Select Specimens of the Theatre of the Hindus (1827)

In Horace Hayman Wilson's two-volume (and fusty-titled) Select Specimens of the Theatre of the Hindus you'll find, in their first English translations, several major Sanskrit plays, including Shudraka’s Mṛcchakatika (The Toy Cart), Kalidasa’s Vikramōrvaśīyam (Vikrama and Ursavi, or the Hero and the Nymph), and Bhavabhuti’s Malamitmadhava (Málati and Mádhava, or the Stolen Marriage).

These plays were not all written in the same era, nor are they much alike in form or content. It’s the equivalent of an Anglophone drama anthology in which Shakespeare, Aphra Behn, and Samuel Beckett all rub shoulders. Or, rather, it’s the equivalent of such an anthology if we put aside the unignorably colonialist expression of Wilson’s intention “to secure the Hindu Theatre a place in English literature” — as though Hindu Theatre, like India as a whole, were to be absorbed, amoeba-like, into the English world. The book even sports a dedication to King George "patron of oriental literature" (whatever that may mean), and a stated purpose "to familiarise his British subjects with the manners and feelings of their fellow subjects in the East". On the face of it this may seem a genuine attempt at understanding and empathy, but carries with it a darker undertone — to familiarise so as to better control.

That said, Select Specimens remains an accessible introduction to a part of history still little known by Western readers. Wilson — the first Boden chair of Sanskrit at Oxford — provides plentiful information about the composition and cultural background of each of the dramas, which he translates with tremendous nineteenth-century fluency, making truly excellent use of every English idiom from “alas!” to “zounds!”. And he even includes short accounts of twenty-three other dramas (some of which have still not been translated into English).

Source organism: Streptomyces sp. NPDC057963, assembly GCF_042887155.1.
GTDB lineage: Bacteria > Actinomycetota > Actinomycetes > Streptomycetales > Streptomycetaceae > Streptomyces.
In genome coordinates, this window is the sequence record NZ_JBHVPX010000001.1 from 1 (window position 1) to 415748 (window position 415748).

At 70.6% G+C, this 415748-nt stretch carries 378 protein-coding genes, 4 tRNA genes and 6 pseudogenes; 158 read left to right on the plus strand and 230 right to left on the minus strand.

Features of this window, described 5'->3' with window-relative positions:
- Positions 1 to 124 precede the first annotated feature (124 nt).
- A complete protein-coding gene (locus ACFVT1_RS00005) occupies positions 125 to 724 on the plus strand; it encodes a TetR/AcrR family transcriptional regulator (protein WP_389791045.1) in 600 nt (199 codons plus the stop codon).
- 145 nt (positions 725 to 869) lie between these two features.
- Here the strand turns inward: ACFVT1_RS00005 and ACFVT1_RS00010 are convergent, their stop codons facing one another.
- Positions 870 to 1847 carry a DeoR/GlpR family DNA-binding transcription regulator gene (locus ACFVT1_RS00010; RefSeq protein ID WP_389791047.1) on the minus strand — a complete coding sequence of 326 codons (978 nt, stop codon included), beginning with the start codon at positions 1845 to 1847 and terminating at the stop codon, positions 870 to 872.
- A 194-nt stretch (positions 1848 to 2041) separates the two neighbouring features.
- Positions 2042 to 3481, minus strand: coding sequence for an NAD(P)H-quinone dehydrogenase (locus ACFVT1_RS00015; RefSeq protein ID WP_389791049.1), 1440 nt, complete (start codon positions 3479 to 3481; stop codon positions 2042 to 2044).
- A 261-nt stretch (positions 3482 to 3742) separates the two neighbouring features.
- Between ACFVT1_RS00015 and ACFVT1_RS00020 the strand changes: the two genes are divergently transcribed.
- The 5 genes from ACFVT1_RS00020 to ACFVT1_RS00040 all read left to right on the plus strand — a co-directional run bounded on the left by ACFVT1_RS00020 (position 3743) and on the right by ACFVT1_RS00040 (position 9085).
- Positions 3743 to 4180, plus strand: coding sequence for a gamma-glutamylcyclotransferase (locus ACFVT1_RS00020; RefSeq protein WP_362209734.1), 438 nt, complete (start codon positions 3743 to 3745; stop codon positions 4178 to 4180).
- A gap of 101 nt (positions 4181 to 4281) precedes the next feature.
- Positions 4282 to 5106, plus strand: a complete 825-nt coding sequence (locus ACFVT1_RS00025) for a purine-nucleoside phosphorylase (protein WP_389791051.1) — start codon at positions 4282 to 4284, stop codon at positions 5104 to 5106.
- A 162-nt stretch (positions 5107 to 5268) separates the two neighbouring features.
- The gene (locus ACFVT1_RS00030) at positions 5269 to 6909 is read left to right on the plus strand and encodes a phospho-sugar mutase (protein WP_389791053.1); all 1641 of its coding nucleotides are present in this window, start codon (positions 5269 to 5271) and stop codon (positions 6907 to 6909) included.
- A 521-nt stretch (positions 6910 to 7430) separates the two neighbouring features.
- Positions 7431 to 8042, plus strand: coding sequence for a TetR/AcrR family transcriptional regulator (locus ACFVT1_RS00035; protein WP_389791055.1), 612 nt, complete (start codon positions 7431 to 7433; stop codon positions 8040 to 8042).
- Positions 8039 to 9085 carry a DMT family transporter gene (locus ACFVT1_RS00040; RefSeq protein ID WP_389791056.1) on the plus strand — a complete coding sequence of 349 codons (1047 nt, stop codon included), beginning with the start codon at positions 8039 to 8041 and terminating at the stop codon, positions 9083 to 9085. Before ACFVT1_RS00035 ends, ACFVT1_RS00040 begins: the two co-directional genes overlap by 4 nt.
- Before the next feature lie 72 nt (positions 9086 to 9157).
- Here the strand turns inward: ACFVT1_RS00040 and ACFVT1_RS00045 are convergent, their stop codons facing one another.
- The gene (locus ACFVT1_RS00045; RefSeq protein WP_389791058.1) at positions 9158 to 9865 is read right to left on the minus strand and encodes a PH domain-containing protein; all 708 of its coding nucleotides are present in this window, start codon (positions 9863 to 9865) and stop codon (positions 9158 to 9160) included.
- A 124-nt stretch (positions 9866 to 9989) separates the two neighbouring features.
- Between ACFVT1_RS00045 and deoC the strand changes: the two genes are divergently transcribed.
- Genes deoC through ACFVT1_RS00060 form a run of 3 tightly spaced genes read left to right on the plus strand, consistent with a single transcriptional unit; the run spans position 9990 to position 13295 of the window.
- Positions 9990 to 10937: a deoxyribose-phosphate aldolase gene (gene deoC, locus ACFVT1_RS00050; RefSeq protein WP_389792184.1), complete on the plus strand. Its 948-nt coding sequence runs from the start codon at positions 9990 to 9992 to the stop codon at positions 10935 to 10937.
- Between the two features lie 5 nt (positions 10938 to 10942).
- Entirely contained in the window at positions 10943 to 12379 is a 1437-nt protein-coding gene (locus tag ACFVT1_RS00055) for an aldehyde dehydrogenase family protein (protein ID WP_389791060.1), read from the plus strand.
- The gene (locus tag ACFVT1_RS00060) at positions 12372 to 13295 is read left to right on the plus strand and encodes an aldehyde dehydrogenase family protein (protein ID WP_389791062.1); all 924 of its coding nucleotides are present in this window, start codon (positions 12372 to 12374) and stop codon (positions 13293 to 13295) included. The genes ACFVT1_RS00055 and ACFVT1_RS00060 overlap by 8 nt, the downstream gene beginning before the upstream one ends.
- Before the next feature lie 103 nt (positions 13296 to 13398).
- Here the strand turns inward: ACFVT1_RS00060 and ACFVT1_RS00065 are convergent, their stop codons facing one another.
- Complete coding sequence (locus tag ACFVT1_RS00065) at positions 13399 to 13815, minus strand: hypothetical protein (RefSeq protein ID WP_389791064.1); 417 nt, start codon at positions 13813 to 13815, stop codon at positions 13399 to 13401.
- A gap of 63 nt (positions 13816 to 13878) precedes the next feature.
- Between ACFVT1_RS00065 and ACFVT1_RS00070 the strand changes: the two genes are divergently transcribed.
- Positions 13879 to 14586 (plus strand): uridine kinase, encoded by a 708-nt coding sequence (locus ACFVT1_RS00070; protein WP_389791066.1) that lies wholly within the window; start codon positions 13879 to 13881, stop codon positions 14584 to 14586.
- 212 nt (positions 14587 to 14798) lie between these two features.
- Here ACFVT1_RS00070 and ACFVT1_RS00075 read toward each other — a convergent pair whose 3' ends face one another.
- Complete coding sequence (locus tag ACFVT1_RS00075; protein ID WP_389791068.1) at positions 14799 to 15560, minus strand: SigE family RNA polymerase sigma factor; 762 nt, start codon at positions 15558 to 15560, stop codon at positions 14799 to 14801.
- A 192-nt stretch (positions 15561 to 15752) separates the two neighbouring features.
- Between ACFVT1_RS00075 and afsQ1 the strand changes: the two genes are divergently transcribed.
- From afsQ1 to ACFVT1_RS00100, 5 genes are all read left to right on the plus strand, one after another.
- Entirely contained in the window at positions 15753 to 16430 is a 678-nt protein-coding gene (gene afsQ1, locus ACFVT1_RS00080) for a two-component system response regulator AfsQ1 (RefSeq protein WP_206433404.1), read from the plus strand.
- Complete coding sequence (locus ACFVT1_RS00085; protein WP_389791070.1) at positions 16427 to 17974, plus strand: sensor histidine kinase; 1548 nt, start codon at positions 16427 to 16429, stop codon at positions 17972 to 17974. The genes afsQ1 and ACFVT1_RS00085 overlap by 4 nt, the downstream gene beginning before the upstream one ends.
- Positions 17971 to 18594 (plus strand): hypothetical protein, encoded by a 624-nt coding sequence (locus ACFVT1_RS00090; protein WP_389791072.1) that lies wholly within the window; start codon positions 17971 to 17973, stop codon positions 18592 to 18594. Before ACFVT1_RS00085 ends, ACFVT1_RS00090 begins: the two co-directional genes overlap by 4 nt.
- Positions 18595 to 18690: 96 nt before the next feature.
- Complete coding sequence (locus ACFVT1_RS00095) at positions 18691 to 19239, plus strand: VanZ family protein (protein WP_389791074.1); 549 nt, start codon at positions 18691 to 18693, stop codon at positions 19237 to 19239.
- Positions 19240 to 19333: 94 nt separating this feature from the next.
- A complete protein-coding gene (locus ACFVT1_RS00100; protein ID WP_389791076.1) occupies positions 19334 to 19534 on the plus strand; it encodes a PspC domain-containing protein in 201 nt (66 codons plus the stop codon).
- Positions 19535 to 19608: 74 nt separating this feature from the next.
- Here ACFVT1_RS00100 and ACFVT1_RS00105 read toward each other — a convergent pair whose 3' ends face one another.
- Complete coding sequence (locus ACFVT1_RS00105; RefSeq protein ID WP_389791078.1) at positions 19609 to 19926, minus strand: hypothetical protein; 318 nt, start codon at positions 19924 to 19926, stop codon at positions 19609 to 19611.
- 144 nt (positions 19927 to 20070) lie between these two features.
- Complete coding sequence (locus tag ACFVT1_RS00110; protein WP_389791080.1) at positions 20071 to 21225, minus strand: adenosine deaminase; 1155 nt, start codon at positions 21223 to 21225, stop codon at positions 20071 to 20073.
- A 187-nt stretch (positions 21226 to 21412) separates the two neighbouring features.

Of the three modes of dramatic representation in Sanskrit — Nátya, Nritya, and Nritta — Wilson’s specimens are, he tells us, all of Nátya, “being defined to be gesticulation with language”, whereas the Nritya “is gesticulation without language, or pantomime; and the Nritta is simple dancing”.

Most of Wilson’s specimen dramas are love stories with byzantine plots. The Toy Cart — a fifth-century comedy about a love triangle involving a poor young Brahmin, a courtesan, and the vulgar courtier who interferes with their affair — is full of outrageous humor and melodrama that have made for several successful Western adaptations (including one by the French poet Gérard de Nerval). The fourth-century Vikrama and Ursavi, or the Hero and the Nymph is, as the subtitle suggests, also the story of a difficult love affair — this one between the king Pururavas and the celestial nymph Ursavi. (The Vikrama of the title does not refer to a character, as one might think, but means “valor”.) The eighth-century Málati and Mádhava, or the Stolen Marriage features perhaps the most outlandish plot, involving both sorcery and human sacrifice.

Horace Hayman Wilson, Select Specimens of the Theatre of the Hindus, Vol. 2 (Calcutta: Asiatic Press, 1827)

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